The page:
Open access peer-reviewed chapter - ONLINE FIRST

Enhanced Liposuction for Arms

By Engin Selamioglu and Ercan Karacaoglu

Submitted: December 6th 2020Reviewed: April 4th 2021Published: April 29th 2021

DOI: 10.5772/intechopen.97572

Downloaded: 13

Abstract

Arm contouring is a desired goal of the arm esthetics. Brachioplasty is a developing and safe surgery to improve the arm silhouette but scar is a one of the most distracting factor for both patients and surgeons. In this chapter conventional liposuction with laser assisted liposuction (LAL) is proposed to yield satisfactory results in selected group of patients. Classification systems are helpful to decide for proper patient selection for this technique. It includes assessment of fat excess, skin excess, and location of the deformity (proximal, entire arm, arm and chest). Patients with minimal to extensive fat deposits plus minimal to moderate skin laxity are the best candidates for this approach. When properly performed, with realistic expectations, liposuction and LAL combination is considerably a procedure of choice for arm contouring in these selected cases. The contraction of arm skin is considerably consistent. Our approach, except in the most extreme cases, is to initially recommend liposuction and possibly even a second liposuction prior to recommending brachioplasty. An esthetically pleasant result can be obtained even in massive arms with good skin tone. Massive arms with poor skin tone, however, may not. Patient selection and preoperative planning are discussed in detail. A thorough description for patient positioning and anesthesia options are studied. The technique of the liposuction is widely described including specific regional contour goals with artistic attention to enhance the contour. Refinement regarding skin tightening and skin surface smoothness are also discussed. Arm contouring is a growing field of body contouring and can be practiced with low complication rates and high patient satisfaction. Available classification systems help to select proper patient group. Laser assisted fat removal combined with conventional liposuction are promising procedures for selected patients.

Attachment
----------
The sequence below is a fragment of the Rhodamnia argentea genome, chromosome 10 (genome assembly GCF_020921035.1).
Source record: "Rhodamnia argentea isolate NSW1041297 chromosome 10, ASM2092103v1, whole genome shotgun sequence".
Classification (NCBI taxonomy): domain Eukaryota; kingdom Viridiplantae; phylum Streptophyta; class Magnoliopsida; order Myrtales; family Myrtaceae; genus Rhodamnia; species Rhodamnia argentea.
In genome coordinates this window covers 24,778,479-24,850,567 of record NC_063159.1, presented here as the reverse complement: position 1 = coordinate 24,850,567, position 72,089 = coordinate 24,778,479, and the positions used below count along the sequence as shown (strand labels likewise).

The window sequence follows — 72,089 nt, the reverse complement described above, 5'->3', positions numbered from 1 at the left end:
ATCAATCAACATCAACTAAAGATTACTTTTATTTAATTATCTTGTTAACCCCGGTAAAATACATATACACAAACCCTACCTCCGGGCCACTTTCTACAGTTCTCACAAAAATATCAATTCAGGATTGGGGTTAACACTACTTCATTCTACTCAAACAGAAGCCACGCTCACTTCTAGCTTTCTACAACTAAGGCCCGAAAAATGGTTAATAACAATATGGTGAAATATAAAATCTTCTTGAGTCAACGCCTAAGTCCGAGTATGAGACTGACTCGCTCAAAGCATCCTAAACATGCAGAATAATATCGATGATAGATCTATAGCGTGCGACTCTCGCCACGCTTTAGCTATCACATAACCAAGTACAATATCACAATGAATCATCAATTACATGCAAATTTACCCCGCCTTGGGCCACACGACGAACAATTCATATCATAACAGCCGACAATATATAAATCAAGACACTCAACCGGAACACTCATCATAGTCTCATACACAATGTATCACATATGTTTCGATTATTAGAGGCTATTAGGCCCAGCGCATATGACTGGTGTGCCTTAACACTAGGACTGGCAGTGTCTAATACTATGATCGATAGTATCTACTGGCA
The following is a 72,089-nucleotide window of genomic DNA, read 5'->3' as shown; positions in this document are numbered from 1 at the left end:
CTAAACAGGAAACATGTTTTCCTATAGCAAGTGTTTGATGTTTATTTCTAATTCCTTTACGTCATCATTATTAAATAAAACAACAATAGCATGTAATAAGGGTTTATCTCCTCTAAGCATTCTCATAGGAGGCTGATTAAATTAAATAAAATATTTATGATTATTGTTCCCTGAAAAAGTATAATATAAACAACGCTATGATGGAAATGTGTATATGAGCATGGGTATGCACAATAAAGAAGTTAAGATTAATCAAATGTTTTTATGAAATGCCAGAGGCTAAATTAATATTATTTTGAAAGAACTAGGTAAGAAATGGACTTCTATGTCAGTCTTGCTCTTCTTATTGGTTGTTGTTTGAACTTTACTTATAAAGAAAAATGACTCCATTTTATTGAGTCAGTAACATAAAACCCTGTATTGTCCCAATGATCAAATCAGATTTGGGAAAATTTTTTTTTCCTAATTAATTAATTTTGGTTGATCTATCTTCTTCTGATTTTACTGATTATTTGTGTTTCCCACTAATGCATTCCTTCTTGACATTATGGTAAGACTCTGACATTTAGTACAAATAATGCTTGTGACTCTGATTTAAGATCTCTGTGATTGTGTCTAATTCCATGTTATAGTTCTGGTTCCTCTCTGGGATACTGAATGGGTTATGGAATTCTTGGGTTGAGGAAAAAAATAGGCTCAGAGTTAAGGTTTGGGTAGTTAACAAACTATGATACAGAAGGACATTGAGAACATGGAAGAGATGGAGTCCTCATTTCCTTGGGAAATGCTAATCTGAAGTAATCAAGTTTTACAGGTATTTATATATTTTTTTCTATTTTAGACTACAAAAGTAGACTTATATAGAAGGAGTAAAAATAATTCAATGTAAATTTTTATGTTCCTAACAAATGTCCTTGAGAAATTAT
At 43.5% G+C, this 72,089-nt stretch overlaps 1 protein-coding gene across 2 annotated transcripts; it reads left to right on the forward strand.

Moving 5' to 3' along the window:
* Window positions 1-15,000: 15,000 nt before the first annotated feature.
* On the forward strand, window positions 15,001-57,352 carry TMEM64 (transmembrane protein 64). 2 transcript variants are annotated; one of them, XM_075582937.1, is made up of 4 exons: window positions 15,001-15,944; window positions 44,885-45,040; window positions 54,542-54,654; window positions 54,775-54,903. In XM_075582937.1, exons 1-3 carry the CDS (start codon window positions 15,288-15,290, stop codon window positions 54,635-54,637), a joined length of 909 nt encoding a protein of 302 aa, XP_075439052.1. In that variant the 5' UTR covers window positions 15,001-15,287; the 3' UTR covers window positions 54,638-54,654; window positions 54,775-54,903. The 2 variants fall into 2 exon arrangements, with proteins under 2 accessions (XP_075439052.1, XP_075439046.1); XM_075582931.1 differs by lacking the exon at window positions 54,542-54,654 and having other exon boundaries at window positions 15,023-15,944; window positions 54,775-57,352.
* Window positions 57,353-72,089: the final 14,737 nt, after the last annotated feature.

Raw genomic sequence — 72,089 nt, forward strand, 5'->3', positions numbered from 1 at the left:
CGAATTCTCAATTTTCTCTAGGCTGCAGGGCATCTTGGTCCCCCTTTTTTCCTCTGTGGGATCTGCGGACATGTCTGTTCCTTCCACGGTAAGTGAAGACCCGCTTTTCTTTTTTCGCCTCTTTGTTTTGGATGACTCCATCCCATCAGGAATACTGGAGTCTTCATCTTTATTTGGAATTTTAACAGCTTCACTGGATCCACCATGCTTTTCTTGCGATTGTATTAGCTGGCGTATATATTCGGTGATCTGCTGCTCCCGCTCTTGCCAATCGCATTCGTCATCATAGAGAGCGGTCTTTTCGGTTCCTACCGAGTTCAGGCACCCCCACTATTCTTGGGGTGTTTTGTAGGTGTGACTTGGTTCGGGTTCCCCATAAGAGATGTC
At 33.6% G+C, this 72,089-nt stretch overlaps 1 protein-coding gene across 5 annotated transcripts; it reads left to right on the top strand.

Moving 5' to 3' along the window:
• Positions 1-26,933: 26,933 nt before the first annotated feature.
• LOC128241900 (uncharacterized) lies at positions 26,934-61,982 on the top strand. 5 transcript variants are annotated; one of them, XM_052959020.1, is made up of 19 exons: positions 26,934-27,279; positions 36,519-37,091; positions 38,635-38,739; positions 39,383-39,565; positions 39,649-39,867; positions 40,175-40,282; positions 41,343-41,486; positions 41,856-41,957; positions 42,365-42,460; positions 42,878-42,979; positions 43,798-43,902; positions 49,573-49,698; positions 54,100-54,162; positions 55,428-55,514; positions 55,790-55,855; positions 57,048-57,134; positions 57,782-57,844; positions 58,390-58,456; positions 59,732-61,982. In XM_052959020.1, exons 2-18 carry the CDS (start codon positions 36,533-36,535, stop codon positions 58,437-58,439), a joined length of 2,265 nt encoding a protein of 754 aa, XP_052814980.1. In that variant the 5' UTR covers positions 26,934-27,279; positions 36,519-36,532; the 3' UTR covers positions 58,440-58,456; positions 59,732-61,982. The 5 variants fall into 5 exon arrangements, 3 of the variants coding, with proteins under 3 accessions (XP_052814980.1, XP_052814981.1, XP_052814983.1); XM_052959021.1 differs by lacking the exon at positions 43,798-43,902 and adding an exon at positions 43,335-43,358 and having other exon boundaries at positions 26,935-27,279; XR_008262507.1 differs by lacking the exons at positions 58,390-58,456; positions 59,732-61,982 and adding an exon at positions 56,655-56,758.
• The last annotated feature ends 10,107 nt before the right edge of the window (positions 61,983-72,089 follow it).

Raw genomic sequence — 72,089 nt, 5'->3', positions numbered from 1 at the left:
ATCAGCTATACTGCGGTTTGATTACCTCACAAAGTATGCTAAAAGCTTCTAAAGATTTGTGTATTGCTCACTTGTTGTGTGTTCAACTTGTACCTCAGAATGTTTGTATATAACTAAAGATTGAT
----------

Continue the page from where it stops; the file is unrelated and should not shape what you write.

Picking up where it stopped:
Keywords

  • arm contouring
  • arm shaping
  • brachioplasty
  • laser lipolysis
  • arm laser
  • lipolysis

1. Introduction

Arm contouring is one of the most emerging topic in body contouring. In this chapter conventional liposuction with laser assisted liposuction (LAL) is proposed to yield satisfactory results in selected group of patients. Classification systems are helpful to decide for proper patient selection for this technique. It includes assessment of fat excess, skin excess, and location of the deformity (proximal, entire arm, arm and chest). Patients with minimal to extensive fat deposits plus minimal to moderate skin laxity are the best candidates for this approach. When properly performed, with realistic expectations, liposuction and LAL combination is considerably a procedure of choice for arm contouring in these selected cases. The contraction of arm skin is considerably consistent. Our approach, except in the most extreme cases, is to initially recommend liposuction and possibly even a second liposuction prior to recommending brachioplasty. An esthetically pleasant result can be obtained even in massive arms with good skin tone. Massive arms with poor skin tone, however, may not.

This chapter reviews the relevant literature in arm contouring including surgical and minimal invasive procedures used to esthetically improve the arm. Patient selection and preoperative planning are discussed in detail. A thorough description for patient positioning and anesthesia options are studied. The technique of the liposuction is widely described including specific regional contour goals with artistic attention to enhance the contour. Refinement regarding skin tightening and skin surface smoothness are also discussed.

1.1 Overview

  1. Selection of Candidates, Preoperative Planning, Preoperative Photo documentation

  2. Patient Positioning, Anesthesia Options

  3. Infusion, Traditional Liposuction, Selection of Liposuction Cannulas, PAL (Power-Assisted Liposuction), Water-Jet asisted liposuction